Wilwood disc brakes

With big purchases, I often take too long researching and trying to decide. I have been stewing over the front brakes for a while, but I finally pulled the trigger (or hit the button, as it is). I went with the suggested Wilwood disc system, and now I am in for the penny, with the rest of the pound ahead.

So, as you may recall, I don’t have the original spindles. Given that, my option was to go with the single piston original brake system from 68, or go with something all together new as an after market kit. I didn’t like the idea of a single piston, even though its larger than the 4 piston setup that 67 originally came with. Taking Zach’s recommendation on the aftermarket system seems sound, though, like the suspension, I suspect that it’s heavily overkill.

The kit was the same from several vendors. I started with CJ, but it was out of stock. They have free shipping, but when I decide to do it, I don’t like to keep waiting for parts. Getting it in less than a week was going to cost more than I wanted to spend. But it was out of stock anyhow. I have heard good things about Summit Racing and the price was the same with the parts in stock. Nothing but good things to say. I ordered on Wednesday and it arrived on Friday. Same free shipping as CJ offered too.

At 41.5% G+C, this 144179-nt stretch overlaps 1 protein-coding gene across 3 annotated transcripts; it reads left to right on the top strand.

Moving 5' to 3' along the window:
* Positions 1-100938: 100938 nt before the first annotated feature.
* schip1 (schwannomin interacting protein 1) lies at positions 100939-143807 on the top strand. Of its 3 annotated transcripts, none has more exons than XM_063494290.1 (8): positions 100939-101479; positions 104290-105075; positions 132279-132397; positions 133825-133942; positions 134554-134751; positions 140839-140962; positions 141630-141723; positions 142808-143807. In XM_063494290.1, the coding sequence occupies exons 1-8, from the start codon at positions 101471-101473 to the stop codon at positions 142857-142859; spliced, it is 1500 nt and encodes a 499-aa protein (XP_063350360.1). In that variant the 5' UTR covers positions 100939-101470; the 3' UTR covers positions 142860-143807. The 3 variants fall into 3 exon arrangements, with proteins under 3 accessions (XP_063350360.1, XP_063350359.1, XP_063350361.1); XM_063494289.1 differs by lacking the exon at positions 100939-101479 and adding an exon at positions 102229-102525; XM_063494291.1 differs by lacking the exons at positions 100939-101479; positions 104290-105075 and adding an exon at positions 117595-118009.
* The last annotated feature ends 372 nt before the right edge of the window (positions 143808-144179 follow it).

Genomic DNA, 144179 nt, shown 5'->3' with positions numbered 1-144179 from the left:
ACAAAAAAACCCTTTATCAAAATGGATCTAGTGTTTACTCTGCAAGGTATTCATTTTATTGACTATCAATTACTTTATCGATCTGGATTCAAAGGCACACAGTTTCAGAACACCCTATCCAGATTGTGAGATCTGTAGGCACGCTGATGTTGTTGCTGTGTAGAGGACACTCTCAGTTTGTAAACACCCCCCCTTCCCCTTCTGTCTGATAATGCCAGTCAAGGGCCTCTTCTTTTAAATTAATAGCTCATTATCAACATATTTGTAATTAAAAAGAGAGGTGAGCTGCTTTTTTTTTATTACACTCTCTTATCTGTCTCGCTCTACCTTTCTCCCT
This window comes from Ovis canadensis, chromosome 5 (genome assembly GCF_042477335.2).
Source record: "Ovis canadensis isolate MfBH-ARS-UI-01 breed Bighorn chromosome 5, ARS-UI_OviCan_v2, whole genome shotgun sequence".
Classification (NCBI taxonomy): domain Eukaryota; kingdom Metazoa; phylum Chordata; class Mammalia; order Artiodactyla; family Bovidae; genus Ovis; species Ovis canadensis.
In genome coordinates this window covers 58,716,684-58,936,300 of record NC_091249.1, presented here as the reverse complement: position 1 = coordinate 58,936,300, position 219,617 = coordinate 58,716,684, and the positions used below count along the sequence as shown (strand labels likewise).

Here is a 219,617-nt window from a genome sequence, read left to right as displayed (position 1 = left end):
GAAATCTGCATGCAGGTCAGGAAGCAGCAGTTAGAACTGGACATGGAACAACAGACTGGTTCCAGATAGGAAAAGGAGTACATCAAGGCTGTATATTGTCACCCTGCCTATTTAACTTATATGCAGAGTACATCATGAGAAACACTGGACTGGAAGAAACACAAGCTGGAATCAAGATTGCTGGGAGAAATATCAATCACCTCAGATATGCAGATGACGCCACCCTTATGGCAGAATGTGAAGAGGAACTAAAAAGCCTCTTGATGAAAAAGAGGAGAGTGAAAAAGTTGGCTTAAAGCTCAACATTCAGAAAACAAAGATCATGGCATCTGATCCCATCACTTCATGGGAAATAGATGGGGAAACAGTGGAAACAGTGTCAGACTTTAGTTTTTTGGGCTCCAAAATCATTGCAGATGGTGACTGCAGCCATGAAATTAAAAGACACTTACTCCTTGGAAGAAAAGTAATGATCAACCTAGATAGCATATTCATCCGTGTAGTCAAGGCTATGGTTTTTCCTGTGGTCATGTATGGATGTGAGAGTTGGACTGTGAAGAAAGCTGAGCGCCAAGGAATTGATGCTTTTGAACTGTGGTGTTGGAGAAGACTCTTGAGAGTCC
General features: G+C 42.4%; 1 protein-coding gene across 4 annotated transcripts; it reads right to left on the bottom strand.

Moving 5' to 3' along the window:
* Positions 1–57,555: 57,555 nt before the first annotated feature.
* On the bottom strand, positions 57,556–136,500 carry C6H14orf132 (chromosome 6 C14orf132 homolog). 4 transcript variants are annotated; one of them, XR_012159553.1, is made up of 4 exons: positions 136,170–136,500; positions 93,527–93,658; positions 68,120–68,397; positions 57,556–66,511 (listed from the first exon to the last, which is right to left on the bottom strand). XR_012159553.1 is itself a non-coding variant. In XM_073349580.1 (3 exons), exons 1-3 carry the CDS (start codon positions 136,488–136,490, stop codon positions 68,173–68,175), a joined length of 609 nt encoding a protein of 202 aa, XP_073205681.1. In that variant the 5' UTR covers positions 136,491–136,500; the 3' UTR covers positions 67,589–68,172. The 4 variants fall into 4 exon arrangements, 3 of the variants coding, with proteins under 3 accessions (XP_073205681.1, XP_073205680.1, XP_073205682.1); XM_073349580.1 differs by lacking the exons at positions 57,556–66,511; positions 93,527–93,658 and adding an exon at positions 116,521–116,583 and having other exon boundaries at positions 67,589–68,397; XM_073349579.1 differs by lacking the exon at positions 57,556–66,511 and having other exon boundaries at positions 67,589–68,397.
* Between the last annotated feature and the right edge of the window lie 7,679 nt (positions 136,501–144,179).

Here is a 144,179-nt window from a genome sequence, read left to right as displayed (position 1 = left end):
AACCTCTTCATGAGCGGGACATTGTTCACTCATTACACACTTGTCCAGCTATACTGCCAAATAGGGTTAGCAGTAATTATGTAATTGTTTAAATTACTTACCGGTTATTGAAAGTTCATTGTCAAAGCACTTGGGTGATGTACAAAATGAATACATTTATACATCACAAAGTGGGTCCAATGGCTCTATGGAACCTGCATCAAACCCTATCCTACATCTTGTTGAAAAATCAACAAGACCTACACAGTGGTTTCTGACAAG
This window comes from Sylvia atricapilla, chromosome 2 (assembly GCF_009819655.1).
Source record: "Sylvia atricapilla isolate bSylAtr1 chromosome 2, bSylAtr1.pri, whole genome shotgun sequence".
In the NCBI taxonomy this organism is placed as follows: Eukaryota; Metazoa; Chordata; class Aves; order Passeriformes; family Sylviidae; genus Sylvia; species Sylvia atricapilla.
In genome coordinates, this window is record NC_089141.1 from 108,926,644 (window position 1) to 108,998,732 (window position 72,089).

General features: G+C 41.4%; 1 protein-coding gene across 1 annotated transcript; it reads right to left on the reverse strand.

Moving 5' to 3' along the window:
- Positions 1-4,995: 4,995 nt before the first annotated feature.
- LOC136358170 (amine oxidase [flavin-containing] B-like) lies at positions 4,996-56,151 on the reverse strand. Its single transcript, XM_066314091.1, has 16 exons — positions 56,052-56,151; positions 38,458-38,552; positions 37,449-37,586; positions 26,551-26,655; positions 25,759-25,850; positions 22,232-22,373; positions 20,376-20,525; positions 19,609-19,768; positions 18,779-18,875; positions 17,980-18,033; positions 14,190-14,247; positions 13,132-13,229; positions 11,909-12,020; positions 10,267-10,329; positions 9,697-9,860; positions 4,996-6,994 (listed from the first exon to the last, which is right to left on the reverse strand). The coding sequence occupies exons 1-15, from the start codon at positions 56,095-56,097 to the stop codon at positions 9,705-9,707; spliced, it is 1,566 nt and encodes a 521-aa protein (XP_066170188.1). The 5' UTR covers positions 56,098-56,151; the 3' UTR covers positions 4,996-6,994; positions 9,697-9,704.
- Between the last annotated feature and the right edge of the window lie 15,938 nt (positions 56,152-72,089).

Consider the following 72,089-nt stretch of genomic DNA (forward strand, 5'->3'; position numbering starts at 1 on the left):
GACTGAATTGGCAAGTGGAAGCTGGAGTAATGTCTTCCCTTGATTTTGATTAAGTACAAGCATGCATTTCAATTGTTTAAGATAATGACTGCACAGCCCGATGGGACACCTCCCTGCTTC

That’s about the time things started heading south. Reading their directions, the kit supports either the original 67 spindles, or the ones I have. But, the ones I have need to be drilled and tapped where the 3 bolt holes are so they can fit the hardware included. I hadn’t seen this anywhere before, so I had some work to do figuring out what needed doing.

I didn’t have the right drill bit or tap, so I headed to Loews who had them, but only in a kit with some others I didn’t need. At home, getting more use out of the drill I had to buy for the Arning drop was good. Tool pile is getting bigger. Then everything stopped when the tap broke in the spindle. Nothing I try will get this thing out. I’m screwed.

WP_20160423_08_13_31_Pro

Now that I’m good and frustrated, I decided to just find a set of the original 67 spindles and be done with these. The 67 spindles has a square bolt pattern which all 4 are smooth, not threaded, so the Wilwood caliper mount is a nut and bolt attachment. Easy.

I found a set of spindles online and waited the week for them to arrive. While waiting, I took off the passenger side spindle. Hating the spring compression, I plan on leaving it like that until I can put it back on without uncompromising it. Nice idea, but no dice. No avoided work for me.

WP_20160506_18_37_47_Pro

A little bit of work, and the new old spindles are on. My least favorite job (so far) and my spring is back, with the shock guard back in place. The shock tower cap is setting back in place, holding the shock, which is not yet connected.

Back to where I started, putting the new brake kit on. The caliper mount is surprisingly light. Mystery metals of the future. Unlike everything else associated with this project. As expected, they bolt right on. Following the directions, I got some Lock-Tite. Man, that stuff is spendy.